Tax Administration:

IRS' Administration of the International Boycott Tax Code Provisions

GGD-91-105: Published: Jul 11, 1991. Publicly Released: Jul 11, 1991.

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Pursuant to a congressional request, GAO provided information on the Internal Revenue Service's (IRS) administration of provisions requiring businesses to report their activities with countries participating in the Arab League's economic boycott of Israel, focusing on: (1) IRS audits of tax returns of businesses involved in trade with boycotting countries; (2) prosecutions for failing to file, filing late, or filing false returns; (3) IRS use of the Department of Commerce's boycott information in audits; (4) the timeliness of Department of the Treasury boycott reports; (5) tax benefits losses suffered by boycott participants; and (6) trends in reported boycott activities since 1976.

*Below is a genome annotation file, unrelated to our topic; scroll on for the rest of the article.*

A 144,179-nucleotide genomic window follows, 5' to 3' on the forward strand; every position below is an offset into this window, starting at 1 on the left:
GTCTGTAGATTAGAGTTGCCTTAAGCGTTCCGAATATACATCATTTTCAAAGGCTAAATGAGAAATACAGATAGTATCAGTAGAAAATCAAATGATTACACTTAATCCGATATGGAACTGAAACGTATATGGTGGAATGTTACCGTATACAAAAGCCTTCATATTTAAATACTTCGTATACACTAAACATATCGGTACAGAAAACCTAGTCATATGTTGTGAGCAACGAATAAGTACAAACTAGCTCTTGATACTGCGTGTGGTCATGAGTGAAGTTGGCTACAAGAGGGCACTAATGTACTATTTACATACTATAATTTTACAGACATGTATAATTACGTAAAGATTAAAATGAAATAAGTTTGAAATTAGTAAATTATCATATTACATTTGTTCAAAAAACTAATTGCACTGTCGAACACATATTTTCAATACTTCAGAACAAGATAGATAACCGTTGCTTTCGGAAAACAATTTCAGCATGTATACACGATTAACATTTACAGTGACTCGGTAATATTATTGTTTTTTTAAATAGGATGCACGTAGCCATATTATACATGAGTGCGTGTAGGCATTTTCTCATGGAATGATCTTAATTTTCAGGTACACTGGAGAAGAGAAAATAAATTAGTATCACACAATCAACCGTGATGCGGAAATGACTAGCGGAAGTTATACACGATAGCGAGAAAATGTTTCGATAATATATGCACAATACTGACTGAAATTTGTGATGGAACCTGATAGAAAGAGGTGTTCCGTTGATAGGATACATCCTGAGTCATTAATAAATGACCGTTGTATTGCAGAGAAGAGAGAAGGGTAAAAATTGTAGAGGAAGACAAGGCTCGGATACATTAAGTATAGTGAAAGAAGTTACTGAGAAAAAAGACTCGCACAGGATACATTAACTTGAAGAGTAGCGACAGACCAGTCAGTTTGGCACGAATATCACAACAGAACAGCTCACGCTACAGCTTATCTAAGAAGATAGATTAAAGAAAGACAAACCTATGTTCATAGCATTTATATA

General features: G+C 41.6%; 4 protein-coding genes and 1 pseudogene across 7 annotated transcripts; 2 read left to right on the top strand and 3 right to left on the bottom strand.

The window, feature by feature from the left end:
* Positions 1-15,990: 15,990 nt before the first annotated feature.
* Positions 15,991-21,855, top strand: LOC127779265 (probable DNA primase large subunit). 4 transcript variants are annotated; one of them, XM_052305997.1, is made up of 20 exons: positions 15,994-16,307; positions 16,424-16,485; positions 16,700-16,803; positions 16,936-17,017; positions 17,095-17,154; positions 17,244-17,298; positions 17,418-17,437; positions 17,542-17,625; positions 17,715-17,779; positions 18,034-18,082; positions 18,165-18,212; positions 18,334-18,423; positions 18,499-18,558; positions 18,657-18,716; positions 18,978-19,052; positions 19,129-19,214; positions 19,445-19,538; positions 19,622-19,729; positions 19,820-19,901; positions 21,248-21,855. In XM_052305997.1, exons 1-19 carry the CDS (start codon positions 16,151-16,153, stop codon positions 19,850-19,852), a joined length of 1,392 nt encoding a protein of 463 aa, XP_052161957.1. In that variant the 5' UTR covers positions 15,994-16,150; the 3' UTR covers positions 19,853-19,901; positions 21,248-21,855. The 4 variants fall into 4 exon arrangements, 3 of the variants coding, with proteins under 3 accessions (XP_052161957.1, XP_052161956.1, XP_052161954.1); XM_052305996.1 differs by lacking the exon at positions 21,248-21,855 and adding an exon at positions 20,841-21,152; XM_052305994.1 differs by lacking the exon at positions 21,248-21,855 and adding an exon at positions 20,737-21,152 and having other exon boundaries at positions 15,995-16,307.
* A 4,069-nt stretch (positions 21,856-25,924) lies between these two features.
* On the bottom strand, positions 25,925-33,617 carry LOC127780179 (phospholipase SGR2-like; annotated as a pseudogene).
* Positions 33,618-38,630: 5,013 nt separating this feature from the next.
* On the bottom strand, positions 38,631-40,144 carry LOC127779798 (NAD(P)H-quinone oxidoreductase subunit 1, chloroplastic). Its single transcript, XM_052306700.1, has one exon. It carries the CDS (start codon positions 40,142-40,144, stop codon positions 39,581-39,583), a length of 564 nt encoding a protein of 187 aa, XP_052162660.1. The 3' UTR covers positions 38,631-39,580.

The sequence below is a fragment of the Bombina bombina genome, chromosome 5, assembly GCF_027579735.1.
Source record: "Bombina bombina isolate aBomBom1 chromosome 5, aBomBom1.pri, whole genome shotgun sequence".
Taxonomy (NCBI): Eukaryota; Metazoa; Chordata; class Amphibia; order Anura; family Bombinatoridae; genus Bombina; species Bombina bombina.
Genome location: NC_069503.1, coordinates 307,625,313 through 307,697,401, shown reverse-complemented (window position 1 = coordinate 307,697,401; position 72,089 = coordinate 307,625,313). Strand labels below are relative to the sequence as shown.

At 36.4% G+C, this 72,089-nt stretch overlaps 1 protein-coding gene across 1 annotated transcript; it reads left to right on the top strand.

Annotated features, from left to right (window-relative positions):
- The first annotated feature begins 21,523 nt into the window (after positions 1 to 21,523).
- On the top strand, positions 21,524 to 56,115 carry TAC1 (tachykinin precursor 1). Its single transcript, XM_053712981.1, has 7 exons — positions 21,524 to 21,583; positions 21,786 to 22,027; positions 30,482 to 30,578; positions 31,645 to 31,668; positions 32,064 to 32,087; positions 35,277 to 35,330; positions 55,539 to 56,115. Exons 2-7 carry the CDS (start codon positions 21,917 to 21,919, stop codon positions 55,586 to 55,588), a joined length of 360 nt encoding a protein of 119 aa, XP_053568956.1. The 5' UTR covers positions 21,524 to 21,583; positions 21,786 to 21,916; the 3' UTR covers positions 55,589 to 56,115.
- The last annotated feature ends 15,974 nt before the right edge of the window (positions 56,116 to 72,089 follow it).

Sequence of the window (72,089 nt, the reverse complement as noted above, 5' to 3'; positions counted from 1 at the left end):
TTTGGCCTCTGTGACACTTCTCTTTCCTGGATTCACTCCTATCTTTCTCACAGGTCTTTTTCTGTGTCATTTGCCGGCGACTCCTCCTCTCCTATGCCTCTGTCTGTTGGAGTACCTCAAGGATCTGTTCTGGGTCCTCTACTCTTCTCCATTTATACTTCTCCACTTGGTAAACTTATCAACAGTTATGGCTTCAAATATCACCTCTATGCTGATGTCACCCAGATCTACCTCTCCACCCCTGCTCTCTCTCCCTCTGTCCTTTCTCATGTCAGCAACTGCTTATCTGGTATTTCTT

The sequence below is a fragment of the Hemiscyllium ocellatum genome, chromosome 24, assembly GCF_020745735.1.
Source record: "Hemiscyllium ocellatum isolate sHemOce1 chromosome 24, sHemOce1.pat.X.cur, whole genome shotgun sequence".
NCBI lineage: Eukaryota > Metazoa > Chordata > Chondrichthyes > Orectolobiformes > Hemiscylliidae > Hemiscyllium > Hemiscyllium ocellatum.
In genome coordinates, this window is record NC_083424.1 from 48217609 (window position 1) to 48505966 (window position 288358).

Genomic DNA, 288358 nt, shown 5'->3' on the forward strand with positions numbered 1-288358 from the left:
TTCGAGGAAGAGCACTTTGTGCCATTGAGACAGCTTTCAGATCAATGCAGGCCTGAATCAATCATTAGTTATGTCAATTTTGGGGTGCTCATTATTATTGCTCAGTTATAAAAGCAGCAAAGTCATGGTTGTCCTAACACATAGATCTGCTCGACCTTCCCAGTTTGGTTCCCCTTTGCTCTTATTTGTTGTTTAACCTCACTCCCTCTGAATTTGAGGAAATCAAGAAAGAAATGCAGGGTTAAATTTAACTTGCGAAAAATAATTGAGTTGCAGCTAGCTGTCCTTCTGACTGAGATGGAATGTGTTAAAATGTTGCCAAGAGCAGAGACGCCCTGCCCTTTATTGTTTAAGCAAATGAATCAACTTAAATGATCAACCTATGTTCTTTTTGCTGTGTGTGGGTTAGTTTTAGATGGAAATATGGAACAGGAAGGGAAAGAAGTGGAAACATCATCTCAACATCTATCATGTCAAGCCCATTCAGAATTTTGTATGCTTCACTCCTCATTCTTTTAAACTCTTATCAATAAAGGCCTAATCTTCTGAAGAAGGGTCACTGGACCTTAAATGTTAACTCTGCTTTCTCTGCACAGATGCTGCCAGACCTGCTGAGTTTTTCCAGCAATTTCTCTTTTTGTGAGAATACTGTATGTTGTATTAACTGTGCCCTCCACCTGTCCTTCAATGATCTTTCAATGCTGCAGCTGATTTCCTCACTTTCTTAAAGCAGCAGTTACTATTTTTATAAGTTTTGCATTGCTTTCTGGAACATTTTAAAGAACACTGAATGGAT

GAO found that: (1) in 1991, Treasury reported that tax audits of boycott issues involved an average of 350 taxpayers in 1983 and 1984, but there was no evidence of a taxpayer ever being fined or prosecuted for filing late or not filing a report; (2) the Department of Commerce provides IRS examiners with boycott-related data, but law prohibited IRS from providing confidential tax information to Commerce; (3) IRS could not use the results of Commerce's boycott investigations as conclusive evidence of boycott participation in tax audits due to legislative differences between the definitions of boycott participation; (4) although it is possible to issue boycott reports more frequently than every 4 years, the data that IRS made available to Congress would still be at least 2 years old because of the time needed to process information and to audit tax returns; (5) Treasury reports did not provide detailed information on the results of IRS audits of boycott issues and did not always provide such key information as the number of corporations filing reports by industry or by country or operation; (6) the estimated tax benefit losses of boycott participants appeared to be small, and most boycott participants were large manufacturing companies; and (7) boycotting countries' requests to U.S. businesses to refrain from doing business with or employing individuals of a particular nationality, race, or religion more than doubled from 498 in 1976 to 1,076 in 1986.

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